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cincinnati’s bunbury music festival announces 2019 lineup with fall out boy, greta van fleet as headliners

Greta Van Fleet will be one of the just-announced headliners at this year’s Bunbury Music Festival in Cincinnati. From left, Josh Kiska, Jake Kiska, Danny Wagner and Sam Kiszka. Photo by Travis Shinn/courtesy of the artist.

Just when you thought winter was at its worst, along comes the lineup for the first major regional music festival of the summer.

Fall Out Boy, Greta Van Fleet, The 1975, Girl Talk and Run the Jewels will be the headline acts at the eighth Bunbury Music Festival in Cincinnati. Set to run May 31 through June 2, the event will again be held at Sawyer Point and Yeatman’s Cove along the Ohio River.

While Fall Out Boy and The 1975 are both returnees (having played Bunbury in 2014 and 2017, respectively), this will be the festival debut for band-of-the-moment Greta Van Fleet, the Michigan quartet led by brothers Josh, Jake and Sam Kiszka that has received considerable attention (and a far amount of criticism) for sounding eerily like Led Zeppelin. The band has received four nominations, including one for Best New Artist, at next week’s Grammy Awards.

This year’s Bunbury Music Festival will also include performances by NF, Machine Gun Kelly, Awolnation, Stone Temple Pilots, Sublime with Rome, Dashboard Confessional, Clutch, Pigeons Playing Ping Pong, Lovelytheband, Blue October, Bayside, Streetlight Manifesto, The Aces, Poppy, Joywave, Jeremy Zucker, Jukebox the Ghost, Flora Cash, Reignwolf, Witt Lowry, Lauren Sanderson, The Clarks, Shaed, Halfnoise, Great Good Fine Ok, The Blue Stones, The Candescents, Common Kings, Bülow, Tropidelic, You vs Yesterday, Taylor Janzen, Radattack, The Orphan The Poet and more.

While specific performance schedules will be announced at a later date, general admission weekend tickets are already on sale for $189 along with several, more expensive VIP packages. For more information, go to

in performance: saturday at forecastle 2018

Margo Price, the new Queen of Forecastle, performing this afternoon at Waterfront Park in Louisville. Herald-Leader staff photo by Alex Slitz.

LOUISVILLE – Kentucky native Chris Stapleton was the headliner. But this typically diverse Saturday at Forecastle belonged to a pair of hearty country upstarts – Margo Price and Brent Cobb. At temperatures swelled to 94 before much of the music even started,  the day eventually gave to very welcome cloud cover, a minimalist symphony, a hip hop celebration and the arrival, 40 minutes late, of the guest of honor.

Here is how this summer Saturday at Forecastle played out.

10:51 p.m.: Chris Stapleton. Here we hit the day’s only snag – a 40 minute delay due to “technical difficulties.” That didn’t detract from Kentucky native Stapleton’s rustic country allure, though. His electric works, like the show-opening “Midnight Train to Memphis,” possessed a dark, swampy atmosphere that the scratchier recesses of Stapleton’s singing brought to ominous life. Other tunes, like the bluesier “Nobody to Blame” or the more raggedly country “Hard Livin’,” were performed with a more sobering and soulful accent.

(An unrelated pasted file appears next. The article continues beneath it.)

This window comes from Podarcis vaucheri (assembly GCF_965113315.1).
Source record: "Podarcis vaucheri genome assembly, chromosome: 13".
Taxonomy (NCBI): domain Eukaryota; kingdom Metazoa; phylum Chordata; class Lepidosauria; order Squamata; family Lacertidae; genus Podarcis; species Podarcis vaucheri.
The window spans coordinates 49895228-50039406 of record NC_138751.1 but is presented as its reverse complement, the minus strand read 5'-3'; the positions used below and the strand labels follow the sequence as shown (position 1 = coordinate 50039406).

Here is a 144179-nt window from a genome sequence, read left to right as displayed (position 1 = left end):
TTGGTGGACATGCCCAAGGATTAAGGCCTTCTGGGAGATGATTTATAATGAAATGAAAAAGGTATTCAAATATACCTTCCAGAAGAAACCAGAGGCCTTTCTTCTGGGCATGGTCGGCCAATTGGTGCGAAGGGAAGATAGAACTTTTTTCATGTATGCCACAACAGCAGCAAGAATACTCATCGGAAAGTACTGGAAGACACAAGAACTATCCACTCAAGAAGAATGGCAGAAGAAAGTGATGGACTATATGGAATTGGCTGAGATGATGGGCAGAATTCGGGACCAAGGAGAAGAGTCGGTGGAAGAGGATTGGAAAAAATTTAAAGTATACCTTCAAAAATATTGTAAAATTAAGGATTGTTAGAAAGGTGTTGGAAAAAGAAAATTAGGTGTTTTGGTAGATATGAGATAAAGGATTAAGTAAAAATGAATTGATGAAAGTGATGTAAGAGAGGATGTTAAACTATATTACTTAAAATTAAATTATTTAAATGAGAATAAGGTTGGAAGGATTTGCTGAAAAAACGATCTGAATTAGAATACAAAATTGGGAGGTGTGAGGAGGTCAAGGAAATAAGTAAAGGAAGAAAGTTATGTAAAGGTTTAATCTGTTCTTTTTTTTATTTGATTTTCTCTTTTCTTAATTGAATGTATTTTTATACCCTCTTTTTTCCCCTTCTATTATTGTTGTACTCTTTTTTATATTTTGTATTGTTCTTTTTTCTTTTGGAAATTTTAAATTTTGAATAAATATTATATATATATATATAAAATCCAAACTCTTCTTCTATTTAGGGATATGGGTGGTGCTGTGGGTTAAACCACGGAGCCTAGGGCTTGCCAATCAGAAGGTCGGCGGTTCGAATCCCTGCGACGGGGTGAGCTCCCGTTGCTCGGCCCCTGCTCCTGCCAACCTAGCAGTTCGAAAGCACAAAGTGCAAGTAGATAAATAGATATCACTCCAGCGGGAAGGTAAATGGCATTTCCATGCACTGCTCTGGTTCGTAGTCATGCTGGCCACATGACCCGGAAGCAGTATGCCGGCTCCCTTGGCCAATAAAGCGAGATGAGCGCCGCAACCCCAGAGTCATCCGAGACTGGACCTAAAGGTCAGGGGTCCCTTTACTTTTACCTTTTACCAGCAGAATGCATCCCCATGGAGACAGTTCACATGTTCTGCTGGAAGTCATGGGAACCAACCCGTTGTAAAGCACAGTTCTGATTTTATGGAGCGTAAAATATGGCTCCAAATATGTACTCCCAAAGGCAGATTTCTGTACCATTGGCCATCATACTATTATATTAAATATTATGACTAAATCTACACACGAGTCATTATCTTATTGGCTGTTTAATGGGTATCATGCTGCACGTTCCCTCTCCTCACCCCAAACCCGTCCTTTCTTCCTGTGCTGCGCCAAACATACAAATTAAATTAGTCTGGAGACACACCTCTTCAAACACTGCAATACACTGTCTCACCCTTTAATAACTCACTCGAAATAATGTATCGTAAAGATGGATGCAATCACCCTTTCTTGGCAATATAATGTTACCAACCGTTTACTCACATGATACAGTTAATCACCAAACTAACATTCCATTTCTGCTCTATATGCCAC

9:40 p.m.: The War on Drugs. If you didn’t see everything playing out onstage, you would have sworn a recording was slipped on the sound system as The War on Drugs played. Its music, all cleanly arranged with ample spaciousness, had the sheen of a studio album. Never was that more noticeable than when guitarist/vocalist Adam Granduciel led the Philadelphia band through “Lost in the Dream,” a work that deconstructed the ensemble’s electric preferences for largely acoustic orchestration.

9:17 p.m.: T-Pain. Want to know how extreme a culture shock can be? Try strolling from a stage where the Forecastle Orchestra was in the home stretch of its Terry Riley bliss out to the Ocean Stage where rap colossus T-Pain introduced himself with two extra-long expletives. His set, a mixture of live rapping, disposable singing and a quilt of DJ-moderated sonic stock footage, was a technical mess. But the audience went nuts over resulting tunes like “Can’t Believe It” and “I’m Sprung.”

8:45 p.m.: Forecastle Symphony. With Louisville Orchestra conductor/music director Teddy Abrams choosing to become part of the ensemble fabric by playing clarinet, this performance of Terry Riley’s still-fascinating minimalist composition “In C” was spellbinding. The orchestra’s cyclical patterns of mallet percussion, winds and strings proved the ultimate chill station for weary festival goers. Most sat on the ground as they watched, some even laid flat and let the intoxicating, textured sounds wash over them.